On the 54th Anniversary of his infamous “I Have A Dream” speech in Washington D.C., the State of Georgia recognized Dr. Martin Luther King Jr. with the unveiling of his statue at the capitol.

Thousands gathered on the corner of Piedmont Ave and Martin Luther King Jr. Blvd to get the first glimpse at the eight-foot-tall bronze statue that symbolizes equality, justice and hope for Georgians and Americans nationwide.

(Credit: Courtesy of Sylvia McAfee)

During the grand ceremony, all the turmoil of the current racial climate in America appeared to be momentarily set aside as legislators from both sides of the aisle paid respect to Kings family and his long lived legacy.

However, the national debate surrounding confederate statues, racism and bigotry was the biggest elephant in the room for some.

“If they want this statue, they have to take {Eugene} Talmadge down, they got to take {Thomas E.} Watson down, they got to take all the others down because otherwise this is just a superficial honoring.” said Dianne Mathiowetz.

As a political activist, Mathiowetz credits MLK for igniting her passion for advocacy after he visited Cicero, Illinois when she was a college student. Everyday Mathiowetz, a white woman, fights to break down the hold white supremacy has in educational, criminal, and federal institutions in America.

She acknowledged that the struggle to eliminate racism is not a one time thing however she hopes, “the unveiling of this statue reignites a real passion in people to dedicate their energy, their creativity to the struggle for liberation.”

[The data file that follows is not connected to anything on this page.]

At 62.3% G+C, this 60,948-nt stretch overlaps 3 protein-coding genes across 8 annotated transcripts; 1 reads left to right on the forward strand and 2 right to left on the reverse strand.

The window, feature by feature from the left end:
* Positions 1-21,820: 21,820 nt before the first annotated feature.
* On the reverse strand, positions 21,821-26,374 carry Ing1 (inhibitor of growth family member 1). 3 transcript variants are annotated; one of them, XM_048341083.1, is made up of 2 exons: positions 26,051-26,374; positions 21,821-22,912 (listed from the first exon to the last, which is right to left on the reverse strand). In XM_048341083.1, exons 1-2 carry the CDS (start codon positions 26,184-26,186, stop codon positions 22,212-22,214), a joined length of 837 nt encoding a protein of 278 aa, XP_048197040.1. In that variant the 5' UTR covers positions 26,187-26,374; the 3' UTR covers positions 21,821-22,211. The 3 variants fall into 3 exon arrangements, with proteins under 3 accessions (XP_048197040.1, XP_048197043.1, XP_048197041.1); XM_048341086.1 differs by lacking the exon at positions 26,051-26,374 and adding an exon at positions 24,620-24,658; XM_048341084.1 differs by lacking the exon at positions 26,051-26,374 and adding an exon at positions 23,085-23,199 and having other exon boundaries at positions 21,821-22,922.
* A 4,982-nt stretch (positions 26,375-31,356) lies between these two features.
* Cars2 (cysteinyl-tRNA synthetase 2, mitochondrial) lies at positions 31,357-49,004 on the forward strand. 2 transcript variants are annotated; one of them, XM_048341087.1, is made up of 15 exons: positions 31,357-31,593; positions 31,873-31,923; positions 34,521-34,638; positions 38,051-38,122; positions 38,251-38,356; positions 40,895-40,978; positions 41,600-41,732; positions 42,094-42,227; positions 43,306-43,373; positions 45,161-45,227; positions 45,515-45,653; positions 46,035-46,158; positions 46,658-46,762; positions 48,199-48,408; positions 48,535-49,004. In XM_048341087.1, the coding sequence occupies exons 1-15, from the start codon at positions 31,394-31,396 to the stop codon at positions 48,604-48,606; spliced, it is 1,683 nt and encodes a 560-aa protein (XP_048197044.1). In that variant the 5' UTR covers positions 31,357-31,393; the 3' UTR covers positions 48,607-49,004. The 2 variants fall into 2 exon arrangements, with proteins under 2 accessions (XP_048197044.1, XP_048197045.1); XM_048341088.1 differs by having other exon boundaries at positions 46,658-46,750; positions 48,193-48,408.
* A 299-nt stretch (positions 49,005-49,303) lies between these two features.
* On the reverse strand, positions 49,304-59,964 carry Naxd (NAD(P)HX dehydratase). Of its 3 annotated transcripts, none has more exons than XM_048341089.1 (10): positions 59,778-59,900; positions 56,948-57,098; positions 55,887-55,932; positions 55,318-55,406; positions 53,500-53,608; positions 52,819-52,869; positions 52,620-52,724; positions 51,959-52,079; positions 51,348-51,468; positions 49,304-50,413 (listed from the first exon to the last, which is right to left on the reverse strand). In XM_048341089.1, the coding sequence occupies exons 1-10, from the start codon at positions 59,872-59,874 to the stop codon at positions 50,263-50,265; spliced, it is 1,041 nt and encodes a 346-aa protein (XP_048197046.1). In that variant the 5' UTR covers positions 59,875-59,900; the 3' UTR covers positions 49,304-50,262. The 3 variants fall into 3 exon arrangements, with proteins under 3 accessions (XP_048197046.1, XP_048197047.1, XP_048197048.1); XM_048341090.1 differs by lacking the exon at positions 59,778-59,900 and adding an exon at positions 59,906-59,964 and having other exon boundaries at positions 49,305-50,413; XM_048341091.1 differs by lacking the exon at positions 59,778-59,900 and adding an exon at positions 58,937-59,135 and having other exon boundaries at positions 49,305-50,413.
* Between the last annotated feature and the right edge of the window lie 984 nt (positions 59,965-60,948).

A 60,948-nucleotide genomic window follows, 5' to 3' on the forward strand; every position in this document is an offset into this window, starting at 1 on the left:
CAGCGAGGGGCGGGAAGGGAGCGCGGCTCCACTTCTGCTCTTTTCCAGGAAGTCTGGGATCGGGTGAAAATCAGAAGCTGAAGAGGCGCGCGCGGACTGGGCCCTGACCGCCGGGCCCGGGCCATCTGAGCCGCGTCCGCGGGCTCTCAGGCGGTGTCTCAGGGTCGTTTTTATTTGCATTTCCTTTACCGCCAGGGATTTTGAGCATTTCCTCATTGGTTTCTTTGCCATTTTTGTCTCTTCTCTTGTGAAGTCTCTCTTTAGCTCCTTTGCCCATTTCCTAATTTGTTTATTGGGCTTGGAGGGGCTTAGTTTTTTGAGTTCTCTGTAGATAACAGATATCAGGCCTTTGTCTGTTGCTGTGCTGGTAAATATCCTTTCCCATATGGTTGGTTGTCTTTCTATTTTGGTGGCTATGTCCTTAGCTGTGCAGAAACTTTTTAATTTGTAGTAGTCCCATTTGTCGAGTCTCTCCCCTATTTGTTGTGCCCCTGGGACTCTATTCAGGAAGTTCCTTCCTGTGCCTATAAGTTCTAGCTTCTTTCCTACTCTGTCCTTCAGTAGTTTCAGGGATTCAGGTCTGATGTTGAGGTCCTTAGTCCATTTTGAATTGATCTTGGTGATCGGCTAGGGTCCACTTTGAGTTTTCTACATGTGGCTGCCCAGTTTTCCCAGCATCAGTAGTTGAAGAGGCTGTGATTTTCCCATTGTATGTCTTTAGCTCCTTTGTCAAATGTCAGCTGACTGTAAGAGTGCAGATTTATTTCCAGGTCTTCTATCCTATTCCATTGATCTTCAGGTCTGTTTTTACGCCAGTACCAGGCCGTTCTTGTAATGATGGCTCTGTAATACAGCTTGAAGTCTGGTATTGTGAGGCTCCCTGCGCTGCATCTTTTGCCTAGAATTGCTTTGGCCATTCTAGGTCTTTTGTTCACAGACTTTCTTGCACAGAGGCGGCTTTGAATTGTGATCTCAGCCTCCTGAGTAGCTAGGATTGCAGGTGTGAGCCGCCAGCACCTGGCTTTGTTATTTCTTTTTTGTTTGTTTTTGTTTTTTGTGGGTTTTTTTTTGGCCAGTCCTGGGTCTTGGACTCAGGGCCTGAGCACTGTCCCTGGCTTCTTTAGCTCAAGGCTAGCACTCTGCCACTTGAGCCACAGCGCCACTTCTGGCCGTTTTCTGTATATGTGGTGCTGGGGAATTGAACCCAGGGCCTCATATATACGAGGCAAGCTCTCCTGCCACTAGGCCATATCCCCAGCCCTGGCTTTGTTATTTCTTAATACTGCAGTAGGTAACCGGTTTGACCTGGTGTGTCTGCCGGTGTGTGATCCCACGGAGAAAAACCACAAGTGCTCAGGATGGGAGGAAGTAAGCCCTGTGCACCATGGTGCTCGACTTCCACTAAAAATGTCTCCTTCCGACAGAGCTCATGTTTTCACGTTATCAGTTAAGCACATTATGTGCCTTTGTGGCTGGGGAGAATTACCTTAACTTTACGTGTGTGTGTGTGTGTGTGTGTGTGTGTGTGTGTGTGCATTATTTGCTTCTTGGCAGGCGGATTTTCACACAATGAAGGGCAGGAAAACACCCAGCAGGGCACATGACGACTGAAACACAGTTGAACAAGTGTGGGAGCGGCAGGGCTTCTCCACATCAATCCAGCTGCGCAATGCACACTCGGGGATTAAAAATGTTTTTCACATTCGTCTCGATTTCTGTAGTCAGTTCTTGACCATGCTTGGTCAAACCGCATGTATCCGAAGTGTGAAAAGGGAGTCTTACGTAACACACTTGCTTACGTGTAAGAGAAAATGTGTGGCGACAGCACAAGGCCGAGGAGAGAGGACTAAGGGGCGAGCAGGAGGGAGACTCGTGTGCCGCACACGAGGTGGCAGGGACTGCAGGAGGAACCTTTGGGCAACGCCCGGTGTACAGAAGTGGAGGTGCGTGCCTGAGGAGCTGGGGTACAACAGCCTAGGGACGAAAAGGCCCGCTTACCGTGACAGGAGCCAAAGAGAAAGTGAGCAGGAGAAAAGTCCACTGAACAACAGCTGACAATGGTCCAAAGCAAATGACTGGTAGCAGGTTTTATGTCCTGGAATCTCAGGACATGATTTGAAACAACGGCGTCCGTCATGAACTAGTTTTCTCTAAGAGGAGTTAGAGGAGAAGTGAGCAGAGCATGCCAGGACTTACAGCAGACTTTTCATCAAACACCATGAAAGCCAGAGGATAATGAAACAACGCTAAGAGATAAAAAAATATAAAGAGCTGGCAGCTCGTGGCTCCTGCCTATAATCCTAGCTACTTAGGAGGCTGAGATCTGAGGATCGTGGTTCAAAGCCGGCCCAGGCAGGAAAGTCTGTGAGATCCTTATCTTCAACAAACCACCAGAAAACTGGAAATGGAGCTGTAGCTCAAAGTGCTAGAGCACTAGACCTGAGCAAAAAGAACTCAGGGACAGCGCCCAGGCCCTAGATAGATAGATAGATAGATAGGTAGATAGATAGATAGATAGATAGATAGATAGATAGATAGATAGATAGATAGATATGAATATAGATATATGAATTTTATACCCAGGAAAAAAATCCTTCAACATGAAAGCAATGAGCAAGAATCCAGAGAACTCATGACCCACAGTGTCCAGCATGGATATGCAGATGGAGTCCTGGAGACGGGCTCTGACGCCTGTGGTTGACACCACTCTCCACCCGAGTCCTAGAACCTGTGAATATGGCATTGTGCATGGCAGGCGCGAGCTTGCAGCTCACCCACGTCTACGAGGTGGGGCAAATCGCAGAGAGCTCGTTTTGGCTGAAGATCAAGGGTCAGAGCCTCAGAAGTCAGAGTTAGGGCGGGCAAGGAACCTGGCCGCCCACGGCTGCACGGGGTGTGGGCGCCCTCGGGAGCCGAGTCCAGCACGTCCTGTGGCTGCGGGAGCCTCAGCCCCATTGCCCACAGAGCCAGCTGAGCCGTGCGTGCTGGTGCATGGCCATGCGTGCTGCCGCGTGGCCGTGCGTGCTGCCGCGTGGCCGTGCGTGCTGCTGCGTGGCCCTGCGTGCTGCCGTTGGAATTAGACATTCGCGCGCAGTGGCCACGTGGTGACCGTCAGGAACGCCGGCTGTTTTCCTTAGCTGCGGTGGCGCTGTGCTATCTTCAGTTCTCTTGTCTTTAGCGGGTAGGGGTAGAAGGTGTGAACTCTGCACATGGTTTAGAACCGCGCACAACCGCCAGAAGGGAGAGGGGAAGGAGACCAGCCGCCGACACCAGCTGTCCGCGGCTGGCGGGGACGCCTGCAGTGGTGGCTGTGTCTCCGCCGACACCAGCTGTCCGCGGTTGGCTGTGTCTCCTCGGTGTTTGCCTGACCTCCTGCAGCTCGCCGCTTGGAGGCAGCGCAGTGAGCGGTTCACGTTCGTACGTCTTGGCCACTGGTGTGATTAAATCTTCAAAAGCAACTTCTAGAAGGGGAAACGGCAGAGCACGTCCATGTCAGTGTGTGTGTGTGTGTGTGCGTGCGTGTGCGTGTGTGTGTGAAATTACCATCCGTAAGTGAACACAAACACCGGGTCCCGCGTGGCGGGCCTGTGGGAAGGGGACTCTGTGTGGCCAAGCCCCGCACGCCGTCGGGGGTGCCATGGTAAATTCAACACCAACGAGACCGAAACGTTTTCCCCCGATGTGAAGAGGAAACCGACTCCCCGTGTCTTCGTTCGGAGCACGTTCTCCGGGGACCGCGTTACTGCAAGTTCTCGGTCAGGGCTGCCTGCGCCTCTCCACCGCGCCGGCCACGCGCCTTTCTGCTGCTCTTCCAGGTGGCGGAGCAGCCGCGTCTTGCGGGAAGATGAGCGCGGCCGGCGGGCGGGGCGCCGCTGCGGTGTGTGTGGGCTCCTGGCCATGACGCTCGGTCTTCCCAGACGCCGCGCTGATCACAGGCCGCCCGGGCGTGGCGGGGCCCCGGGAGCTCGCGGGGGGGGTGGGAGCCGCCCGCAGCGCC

The real passion Mathiowetz was referring to emerged from the crowd of onlookers.

Credit: Maria Boynton/CBS Local

“What does a statue mean, when this man spoke out for the needy and the hungry? He {MLK} said, this government is the greatest prevail for violence against it’s own people, and it’s still going on today,” said an animated Jonetta Burnett.

Burnett was determined to speak with one of the many representatives and legislators in attendance about the closing of Peachtree and Pine homeless shelter later that evening proclaiming, “Since he {MLK} isn’t here, I’m here to say it in his spirit!”

The shelter has been servicing Atlanta’s homeless and hungry for over two decades however, on Monday after an undisclosed agreement, the ownership of the property was transferred to the non-profit Central Atlanta Progress. 

For years the city has been at odds about the 100,000-square-foot facility that houses up to 700 homeless men, women and children each night because it’s an eyesore to the surrounding developing area and reported tuberculosis outbreaks.

According to the Central Atlanta Progress, “the facility will continue to operate ahomeless shelter until all who currently stay there are provided with access to the resources and care they need.”

“We feel good that we have more than enough spaces to house individuals who want to be housed,” said Mayor Kasim Reed in June.

(Credit: Courtesy of Sylvia McAfee)

So far, no arrangement has been made for the displaced homeless individuals and families however, work is being done to find them housing before it gets cold.

Burnett said, “If they can get a statue up here, they can get an apartment complex where all these homeless and hungry people in Atlanta can go. There is no excuse!”

From a Birmingham jail, King wrote, “Injustice anywhere is a threat to justice everywhere.” On the day Georgia’s lawmakers gathered to honor the legacy of Dr. Martin Luther King Jr. by unveiling his statue, many citizens still carry on his legacy by advocating for a better America.

  • Julien Virgin is a staff writer at CBS Radio Atlanta. 


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